Reputed for her no-nonsense work ethic, Jeanne Lanvin built a lifestyle empire from scratch.

Nothing predestined the designer, born Jeanne-Marie Lanvin in Paris in 1867, to head a luxury powerhouse which, at its peak, employed 1,200 people making everything from made-to-measure clothing for women, men and children to furs, athletic wear, home wares and perfume.

The daughter of a journalist father and homemaker mother, Lanvin was the eldest of 11 children. She started working at the age of 13 as an apprentice at millinery houses including Madame Félix, whose customers included Empress Eugénie.

Nicknamed “la petite omnibus” for her habit of saving her carriage fare and making her deliveries on foot, Lanvin used her savings to buy fabric and sew clothes for dolls, which she sold on the Place du Marché Saint-Honoré.

By the age of 18, she had set aside sufficient funds to open her own workshop in a tiny room near the market. Following a brief stint with Barcelona-based dressmaker Maria-Berta Valenti, Lanvin set up shop in 1889 at 16 Rue Boissy d’Anglas.

Her marriage in 1895 to Italian aristocrat Henri Émile-Georges di Pietro was to change her professional course in unexpected ways. Her daughter Marguerite, born in 1897, would become an inexhaustible source of inspiration for Lanvin, who made all the little girl’s clothes.

Soon, her millinery clients began ordering outfits for their daughters, and it wasn’t long before they were demanding similar creations for themselves.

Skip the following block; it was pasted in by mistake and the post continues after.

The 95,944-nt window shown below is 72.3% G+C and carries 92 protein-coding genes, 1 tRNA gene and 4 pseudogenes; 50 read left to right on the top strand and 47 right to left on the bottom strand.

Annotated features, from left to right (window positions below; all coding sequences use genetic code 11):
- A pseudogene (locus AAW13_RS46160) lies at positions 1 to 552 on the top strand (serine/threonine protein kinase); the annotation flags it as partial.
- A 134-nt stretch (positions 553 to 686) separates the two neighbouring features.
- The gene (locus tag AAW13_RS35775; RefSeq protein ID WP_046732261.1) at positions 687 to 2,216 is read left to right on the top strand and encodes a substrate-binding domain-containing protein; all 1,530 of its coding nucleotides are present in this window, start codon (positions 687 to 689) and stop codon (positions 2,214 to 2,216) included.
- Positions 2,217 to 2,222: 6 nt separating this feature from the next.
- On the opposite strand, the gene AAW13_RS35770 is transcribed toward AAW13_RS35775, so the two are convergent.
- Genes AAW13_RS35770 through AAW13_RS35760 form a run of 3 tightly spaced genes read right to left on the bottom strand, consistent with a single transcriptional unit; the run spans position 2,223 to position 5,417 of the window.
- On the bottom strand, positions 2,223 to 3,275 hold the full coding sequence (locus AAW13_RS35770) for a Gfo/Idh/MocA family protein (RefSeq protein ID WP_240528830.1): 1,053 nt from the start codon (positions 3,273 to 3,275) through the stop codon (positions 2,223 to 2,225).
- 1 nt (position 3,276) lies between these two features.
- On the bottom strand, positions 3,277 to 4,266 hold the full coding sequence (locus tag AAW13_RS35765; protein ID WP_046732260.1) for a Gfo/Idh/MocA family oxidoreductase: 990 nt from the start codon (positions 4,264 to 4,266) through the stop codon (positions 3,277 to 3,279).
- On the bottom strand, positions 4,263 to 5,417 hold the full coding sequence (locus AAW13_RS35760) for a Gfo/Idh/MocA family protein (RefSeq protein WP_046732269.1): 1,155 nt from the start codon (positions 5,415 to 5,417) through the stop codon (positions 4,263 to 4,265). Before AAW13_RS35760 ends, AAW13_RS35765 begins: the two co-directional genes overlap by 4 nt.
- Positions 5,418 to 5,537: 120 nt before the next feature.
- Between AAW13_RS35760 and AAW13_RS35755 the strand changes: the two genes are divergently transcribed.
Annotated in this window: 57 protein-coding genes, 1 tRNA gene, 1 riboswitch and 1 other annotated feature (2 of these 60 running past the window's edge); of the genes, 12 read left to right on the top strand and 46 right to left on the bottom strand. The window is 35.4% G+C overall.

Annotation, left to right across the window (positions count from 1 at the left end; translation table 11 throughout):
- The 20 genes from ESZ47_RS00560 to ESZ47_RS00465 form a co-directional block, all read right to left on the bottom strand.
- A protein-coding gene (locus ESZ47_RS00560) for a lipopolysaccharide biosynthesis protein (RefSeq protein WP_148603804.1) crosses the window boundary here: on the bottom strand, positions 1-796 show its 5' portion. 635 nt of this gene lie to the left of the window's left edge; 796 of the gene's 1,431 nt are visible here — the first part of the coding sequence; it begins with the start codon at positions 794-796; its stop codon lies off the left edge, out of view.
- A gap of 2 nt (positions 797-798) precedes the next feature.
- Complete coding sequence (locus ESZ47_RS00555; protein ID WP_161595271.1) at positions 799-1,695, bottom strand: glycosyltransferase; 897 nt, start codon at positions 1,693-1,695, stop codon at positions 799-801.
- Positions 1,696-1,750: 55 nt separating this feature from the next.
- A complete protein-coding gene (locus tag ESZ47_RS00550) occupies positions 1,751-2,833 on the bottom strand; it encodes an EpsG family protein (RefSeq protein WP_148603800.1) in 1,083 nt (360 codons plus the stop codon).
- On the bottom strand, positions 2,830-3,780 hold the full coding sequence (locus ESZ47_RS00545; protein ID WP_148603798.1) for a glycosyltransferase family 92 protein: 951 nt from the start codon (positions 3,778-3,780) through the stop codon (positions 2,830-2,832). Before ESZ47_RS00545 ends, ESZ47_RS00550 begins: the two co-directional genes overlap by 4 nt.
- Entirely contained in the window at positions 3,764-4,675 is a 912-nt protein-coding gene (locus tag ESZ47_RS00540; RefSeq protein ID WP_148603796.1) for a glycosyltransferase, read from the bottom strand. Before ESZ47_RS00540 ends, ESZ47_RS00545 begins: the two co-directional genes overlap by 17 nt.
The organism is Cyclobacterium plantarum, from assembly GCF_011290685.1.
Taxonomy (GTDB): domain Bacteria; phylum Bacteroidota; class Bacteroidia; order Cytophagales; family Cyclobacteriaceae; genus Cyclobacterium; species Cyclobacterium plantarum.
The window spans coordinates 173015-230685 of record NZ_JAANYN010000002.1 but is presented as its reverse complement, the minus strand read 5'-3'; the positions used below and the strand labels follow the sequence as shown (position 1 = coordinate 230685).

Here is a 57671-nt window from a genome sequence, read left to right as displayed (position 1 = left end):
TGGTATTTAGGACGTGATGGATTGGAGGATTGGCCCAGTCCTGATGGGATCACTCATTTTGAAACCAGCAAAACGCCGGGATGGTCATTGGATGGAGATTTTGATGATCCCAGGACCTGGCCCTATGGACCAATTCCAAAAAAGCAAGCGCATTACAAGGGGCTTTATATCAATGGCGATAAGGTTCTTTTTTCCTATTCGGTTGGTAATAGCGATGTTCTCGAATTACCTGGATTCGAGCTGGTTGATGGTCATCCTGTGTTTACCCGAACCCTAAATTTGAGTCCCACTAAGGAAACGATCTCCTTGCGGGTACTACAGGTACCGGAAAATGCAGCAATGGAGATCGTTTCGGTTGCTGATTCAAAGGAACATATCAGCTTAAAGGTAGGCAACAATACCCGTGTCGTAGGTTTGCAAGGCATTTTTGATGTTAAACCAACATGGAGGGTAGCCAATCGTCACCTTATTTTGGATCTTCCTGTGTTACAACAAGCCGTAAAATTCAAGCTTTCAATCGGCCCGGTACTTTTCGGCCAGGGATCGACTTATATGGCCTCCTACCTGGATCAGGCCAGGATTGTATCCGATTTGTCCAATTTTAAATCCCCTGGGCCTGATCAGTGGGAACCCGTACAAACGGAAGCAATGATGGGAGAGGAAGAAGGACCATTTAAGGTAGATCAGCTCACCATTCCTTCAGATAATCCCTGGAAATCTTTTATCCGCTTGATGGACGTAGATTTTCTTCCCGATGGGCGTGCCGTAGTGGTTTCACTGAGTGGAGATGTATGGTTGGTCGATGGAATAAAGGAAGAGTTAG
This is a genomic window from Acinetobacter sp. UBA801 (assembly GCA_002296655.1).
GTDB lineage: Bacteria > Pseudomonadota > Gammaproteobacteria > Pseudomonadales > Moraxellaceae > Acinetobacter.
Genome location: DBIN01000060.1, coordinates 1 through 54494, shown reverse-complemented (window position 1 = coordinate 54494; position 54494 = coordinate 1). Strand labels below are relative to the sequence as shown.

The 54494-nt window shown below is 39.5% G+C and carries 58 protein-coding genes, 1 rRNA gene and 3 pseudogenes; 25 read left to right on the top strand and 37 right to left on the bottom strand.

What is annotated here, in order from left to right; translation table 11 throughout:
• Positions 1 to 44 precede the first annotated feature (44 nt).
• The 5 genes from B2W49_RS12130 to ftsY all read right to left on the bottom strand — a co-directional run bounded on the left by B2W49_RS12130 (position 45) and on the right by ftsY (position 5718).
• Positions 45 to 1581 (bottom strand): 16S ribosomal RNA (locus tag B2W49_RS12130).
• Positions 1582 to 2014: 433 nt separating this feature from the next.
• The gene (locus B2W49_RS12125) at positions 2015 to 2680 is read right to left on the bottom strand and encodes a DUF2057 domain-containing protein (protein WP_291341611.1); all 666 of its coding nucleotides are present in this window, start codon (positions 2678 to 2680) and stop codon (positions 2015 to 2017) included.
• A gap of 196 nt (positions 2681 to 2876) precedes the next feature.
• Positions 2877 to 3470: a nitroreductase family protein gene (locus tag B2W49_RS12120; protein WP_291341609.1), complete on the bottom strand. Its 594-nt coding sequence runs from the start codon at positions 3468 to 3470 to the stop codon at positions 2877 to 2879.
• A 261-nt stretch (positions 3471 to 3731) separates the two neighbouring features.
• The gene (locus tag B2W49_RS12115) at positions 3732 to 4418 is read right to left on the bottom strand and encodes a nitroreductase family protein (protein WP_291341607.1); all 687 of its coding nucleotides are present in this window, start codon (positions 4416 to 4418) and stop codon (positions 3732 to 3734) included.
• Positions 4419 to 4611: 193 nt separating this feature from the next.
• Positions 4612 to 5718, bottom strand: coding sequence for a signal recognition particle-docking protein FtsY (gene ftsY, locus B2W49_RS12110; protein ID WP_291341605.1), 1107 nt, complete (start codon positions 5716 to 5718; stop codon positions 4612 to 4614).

“Jeanne Lanvin launched the concept of comfort and elegance. It was quite groundbreaking at the time,” notes Laure Harivel, the house’s archivist, sitting in the founder’s office, which has remained essentially unchanged since her death in 1946.

The designer combined fluid fabrics like silk with comfortable textiles like jersey and wool. “It’s that slightly innovative and unusual side that made customers want the same thing for their little girls, and very quickly, the mothers wanted to dress like their daughters,” added Harivel.

In 1909, Lanvin opened two departments for women and their daughters with new premises at 22 Rue du Faubourg Saint-Honoré, and joined the Syndicat de la Couture, France’s dressmakers’ union, marking the birth of France’s oldest surviving couture house.

From then on, she would continually expand into new areas with an unerring instinct for modernity.

Despite her modest upbringing, Lanvin became an avid traveler, frequently teaming up with Charles-Emile Hermès, her neighbor on Rue du Faubourg Saint-Honoré — at a time when the fledgling luxury artery still housed poultry and wine merchants.

From her exotic trips, she would bring back textiles that inspired intricate embroideries, while the intense blue of a Fra Angelico painting in Florence is said to have spawned the signature Lanvin hue.

She also promoted her brand at a number of prestigious events overseas, attending the Panama–Pacific International Exposition in San Francisco in 1915 and presenting exclusive creations on the inaugural transatlantic voyage of the ocean liner Normandie in 1935.

Lanvin also became friends with some of the leading artists of her generation: Writer Colette, actor and director Sacha Guitry, composer Francis Poulenc, fellow couturier Paul Poiret and painters including Pierre-Auguste Renoir, Paul Cézanne and Édouard Vuillard, whose portrait of her now belongs to the Musée d’Orsay.

“She did not study, having started worked at a young age to help support her family, and she was not a socialite,” said Harivel, noting that Lanvin never matched the high social profile of peers like Gabrielle “Coco” Chanel.

“She was self-taught and she created her own social circle made up of photographers, writers, theater people — all these very influential people who helped her on her way up. Despite that, she was not the exuberant type. She never really wore her creations and she was reserved, but she really knew everybody,” Harivel related.

It was Poiret who introduced Lanvin to interior designer Armand-Albert Rateau, with whom she would set up her own interior decoration store in 1920.